The Weird, Wild World of Biotech Startups

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Dog health. Low-fat chocolate. DNA archiving. Life sciences startups are growing more diverse, and a whole lot more polished.

Biotech demo days have gotten swanky. Yesterday, the startup show-and-tell of a life sciences accelerator called IndieBio showed just how far young biotech companies have come from their roots as the geeky offshoots of academic labs.

Take Holly Ganz, the co-founder of AnimalBiome, a company that analyzes pet poop. She’s a scientist, too, but before enrolling in IndieBio she used a Kickstarter to collect and study cats’ scat, which led her to discover that digestive disorders are surprisingly common in felines. Now she’s launching another Kickstarter campaign in March to bring the same science to dogs. Ultimately, she wants to help owners treat their ailing pets, and aims to sell a pill she’s derived from healthy animals’ poop.

Ganz was one of a baker’s dozen of founders presenting yesterday at the beaux-arts Herbst Theatre in San Francisco. In rapid-fire rounds, the 13 founders worked the stage with the polish of veteran TED talkers. They chatted about their biological inventions as if they were no more complicated than buttering toast, even as words like “phages” and “binding activity” occasionally snuck their way in.

Marching onto the stage with the confidence of a lion tamer, Leonardo Alvarez, the founder of GEA Enzymes, pitched investors on a protein his team has engineered that transforms saturated fat into unsaturated fat. (I tried a sample of his less-sinful dark chocolate as a coating on blueberries — not bad.) And Hyunjun Park, a co-founder of Catalog, got almost poetic while describing his idea for storing all the world’s data in DNA. He rhapsodized about DNA as “the medium perfected over four billion years of evolution to store nature’s most precious information.” For Demo Day, his team encoded the full text of The Hitchhiker’s Guide to the Galaxy in genetic material.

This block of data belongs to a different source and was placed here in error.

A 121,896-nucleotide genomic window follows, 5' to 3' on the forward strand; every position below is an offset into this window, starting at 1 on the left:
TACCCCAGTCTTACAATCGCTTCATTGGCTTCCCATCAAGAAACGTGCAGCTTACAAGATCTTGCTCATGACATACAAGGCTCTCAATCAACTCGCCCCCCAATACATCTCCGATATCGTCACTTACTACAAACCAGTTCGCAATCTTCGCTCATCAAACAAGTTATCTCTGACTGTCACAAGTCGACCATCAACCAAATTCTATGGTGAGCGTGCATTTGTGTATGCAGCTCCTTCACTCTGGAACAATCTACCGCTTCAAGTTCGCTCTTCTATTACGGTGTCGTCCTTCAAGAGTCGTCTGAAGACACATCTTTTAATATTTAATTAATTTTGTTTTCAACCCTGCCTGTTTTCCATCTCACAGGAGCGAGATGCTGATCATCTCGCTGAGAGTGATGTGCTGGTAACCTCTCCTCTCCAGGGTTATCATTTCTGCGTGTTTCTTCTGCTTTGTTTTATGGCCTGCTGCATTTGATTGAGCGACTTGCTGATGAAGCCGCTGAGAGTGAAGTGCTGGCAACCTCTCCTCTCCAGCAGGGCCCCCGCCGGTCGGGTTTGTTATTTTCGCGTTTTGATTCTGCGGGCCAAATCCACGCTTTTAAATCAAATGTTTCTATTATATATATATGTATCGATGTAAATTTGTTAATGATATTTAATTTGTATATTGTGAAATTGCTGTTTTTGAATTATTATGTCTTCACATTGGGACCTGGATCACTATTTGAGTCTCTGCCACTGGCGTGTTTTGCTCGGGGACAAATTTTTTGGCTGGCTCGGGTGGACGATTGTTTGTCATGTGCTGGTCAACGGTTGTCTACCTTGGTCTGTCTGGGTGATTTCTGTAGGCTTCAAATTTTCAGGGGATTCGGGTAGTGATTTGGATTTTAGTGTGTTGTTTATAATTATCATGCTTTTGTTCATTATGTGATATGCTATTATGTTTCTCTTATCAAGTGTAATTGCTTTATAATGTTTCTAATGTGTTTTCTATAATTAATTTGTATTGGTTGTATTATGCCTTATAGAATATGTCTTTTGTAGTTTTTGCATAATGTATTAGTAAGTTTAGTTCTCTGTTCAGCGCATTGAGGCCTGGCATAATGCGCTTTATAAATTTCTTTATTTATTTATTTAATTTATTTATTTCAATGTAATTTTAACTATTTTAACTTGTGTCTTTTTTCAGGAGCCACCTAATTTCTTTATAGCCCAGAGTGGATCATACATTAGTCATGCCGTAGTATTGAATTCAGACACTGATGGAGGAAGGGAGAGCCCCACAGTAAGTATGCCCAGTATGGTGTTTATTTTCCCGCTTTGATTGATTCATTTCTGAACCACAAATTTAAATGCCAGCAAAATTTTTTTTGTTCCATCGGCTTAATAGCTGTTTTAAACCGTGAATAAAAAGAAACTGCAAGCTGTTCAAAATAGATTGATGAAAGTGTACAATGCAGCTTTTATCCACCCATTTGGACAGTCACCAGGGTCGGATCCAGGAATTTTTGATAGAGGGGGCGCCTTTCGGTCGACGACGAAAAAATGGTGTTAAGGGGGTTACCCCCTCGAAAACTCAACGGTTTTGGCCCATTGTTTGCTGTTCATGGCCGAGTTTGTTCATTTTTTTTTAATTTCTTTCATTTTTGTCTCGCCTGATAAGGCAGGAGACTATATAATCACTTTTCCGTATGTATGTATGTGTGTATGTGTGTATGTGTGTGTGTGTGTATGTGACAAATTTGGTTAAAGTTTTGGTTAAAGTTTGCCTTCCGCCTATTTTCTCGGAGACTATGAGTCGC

In past years, scientists-turned-entrepreneurs have often looked uneasy in their new salesman skin, torn between a commitment to the precision that scientific language affords, and the need to convince total outsiders of the value of their ideas. The Demo Days themselves were often held in bland office spaces, not under the glistening chandeliers of a performance hall. Founders lacked the charisma of their Valley brethren. They tended to stumble over their words, racing through their slides with a look of suffering carved into their brows.

Now, biotech companies seem to be coming of age. The startup doctrine has infiltrated the minds of even the most stalwart science geeks. They’re talking market size and projecting revenue. They’re hiding their caveats and tucking away their qualms. Gone is the lack of polish, and along with it the innocence and honesty it implied. If in exchange more money goes toward funding great ideas in the life sciences, then I’m all for it. As for the companies I saw yesterday, I’ll say this: the new biotech renaissance makes for a pretty great show.

Sandra

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